(Canada--Canadian Family Physician, July 2000, p. 1460.) The incidence of necrotizing fasciitis caused by Group A streptococcal infection may be increasing, but the condition is still extremely rare. Fewer than two cases per 100,000 persons were reported in one Norwegian study. Approximately 71 percent of cases in a study in Canada occurred in patients with chronic illnesses such as renal failure, diabetes and alcoholism. Local skin trauma is implicated in about one half of all cases. Other risk factors include male gender, increased age and winter months. The mortality rate is at least 5 percent in patients with necrotizing fasciitis alone, but the rate increases with age, hypotension, bacteremia and the use of nonsteroidal anti-inflammatory drugs. Successful management of necrotizing fasciitis depends on early surgical debridement, high-dose intravenous antibiotics (i.e., penicillin G and clindamycin) plus supportive therapy. Hyperbaric oxygen and intravenous immune globulin therapies have also been tried experimentally.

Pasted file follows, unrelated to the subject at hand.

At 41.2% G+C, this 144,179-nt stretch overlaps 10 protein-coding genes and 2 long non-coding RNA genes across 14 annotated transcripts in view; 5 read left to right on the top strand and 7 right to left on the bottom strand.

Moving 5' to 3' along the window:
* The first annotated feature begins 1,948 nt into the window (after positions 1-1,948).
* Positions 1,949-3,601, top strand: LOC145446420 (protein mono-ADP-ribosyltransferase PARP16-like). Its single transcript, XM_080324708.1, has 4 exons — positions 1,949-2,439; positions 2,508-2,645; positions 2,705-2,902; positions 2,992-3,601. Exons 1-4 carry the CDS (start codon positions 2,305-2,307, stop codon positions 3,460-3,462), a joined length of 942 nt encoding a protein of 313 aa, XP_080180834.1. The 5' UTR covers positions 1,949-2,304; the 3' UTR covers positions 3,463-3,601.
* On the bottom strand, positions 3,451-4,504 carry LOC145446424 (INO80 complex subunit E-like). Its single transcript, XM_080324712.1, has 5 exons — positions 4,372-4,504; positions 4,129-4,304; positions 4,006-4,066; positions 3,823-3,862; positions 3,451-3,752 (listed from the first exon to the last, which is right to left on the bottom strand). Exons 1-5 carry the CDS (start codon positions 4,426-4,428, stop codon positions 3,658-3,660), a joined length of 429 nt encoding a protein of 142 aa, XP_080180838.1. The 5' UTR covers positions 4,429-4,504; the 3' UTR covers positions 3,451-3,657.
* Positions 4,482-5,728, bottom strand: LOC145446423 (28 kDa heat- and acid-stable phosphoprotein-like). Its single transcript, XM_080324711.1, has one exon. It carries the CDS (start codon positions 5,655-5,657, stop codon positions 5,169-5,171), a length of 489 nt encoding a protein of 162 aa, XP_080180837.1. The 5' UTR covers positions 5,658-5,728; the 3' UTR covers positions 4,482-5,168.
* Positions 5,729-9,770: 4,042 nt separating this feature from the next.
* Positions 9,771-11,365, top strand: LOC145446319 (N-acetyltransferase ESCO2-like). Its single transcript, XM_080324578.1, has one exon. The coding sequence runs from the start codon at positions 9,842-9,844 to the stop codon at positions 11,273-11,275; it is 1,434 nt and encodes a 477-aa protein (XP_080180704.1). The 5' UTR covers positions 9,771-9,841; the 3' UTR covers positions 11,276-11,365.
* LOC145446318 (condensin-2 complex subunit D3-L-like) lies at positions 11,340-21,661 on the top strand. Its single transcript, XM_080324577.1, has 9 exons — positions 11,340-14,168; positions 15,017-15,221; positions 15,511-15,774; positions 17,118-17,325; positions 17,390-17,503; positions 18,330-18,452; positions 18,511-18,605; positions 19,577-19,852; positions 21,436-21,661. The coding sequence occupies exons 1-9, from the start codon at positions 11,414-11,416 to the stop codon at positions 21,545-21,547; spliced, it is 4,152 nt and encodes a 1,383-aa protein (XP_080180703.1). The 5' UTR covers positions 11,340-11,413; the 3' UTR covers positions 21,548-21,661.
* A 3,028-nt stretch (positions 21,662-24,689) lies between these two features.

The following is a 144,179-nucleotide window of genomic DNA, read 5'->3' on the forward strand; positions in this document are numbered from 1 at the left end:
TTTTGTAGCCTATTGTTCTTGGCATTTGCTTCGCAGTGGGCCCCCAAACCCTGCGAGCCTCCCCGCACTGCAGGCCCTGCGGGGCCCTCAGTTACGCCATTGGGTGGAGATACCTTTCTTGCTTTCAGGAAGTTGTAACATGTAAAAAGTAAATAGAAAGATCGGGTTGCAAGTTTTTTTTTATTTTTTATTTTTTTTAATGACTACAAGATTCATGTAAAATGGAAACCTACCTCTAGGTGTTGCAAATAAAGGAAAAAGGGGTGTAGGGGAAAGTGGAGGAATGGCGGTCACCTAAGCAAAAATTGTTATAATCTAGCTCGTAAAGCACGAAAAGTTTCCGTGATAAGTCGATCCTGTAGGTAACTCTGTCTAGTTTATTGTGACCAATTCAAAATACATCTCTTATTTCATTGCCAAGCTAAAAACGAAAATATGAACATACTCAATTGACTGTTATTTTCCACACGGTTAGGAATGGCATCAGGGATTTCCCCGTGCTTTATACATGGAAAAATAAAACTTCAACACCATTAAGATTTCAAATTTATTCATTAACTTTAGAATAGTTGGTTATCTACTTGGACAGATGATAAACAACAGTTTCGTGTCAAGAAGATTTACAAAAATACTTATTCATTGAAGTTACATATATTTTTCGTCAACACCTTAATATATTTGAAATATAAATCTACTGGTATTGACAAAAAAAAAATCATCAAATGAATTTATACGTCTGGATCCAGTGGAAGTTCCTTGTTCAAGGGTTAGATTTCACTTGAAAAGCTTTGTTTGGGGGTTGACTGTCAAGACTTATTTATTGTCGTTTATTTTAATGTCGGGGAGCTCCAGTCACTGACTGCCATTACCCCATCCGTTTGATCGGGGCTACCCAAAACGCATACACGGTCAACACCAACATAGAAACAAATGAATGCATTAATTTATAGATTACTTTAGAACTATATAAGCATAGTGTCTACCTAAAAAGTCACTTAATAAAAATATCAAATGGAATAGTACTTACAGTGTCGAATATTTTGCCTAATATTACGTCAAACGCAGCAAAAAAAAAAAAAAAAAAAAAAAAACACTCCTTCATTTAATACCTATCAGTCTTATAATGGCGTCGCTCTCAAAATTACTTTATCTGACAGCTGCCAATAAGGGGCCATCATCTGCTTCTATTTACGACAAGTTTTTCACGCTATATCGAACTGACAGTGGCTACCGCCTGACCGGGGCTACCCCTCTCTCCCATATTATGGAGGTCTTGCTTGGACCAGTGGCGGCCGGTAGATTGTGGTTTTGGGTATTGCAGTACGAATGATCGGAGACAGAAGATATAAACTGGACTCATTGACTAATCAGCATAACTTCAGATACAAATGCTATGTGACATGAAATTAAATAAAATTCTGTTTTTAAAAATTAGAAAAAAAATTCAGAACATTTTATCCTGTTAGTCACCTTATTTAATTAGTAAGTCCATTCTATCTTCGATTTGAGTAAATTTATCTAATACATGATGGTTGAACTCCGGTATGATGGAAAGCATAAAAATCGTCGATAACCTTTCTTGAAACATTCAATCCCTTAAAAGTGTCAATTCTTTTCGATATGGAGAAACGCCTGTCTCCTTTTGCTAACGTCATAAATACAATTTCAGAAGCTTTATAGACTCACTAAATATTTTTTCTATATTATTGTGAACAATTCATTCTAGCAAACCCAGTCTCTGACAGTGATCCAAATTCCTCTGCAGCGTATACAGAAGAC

COPYRIGHT 2001 American Academy of Family Physicians
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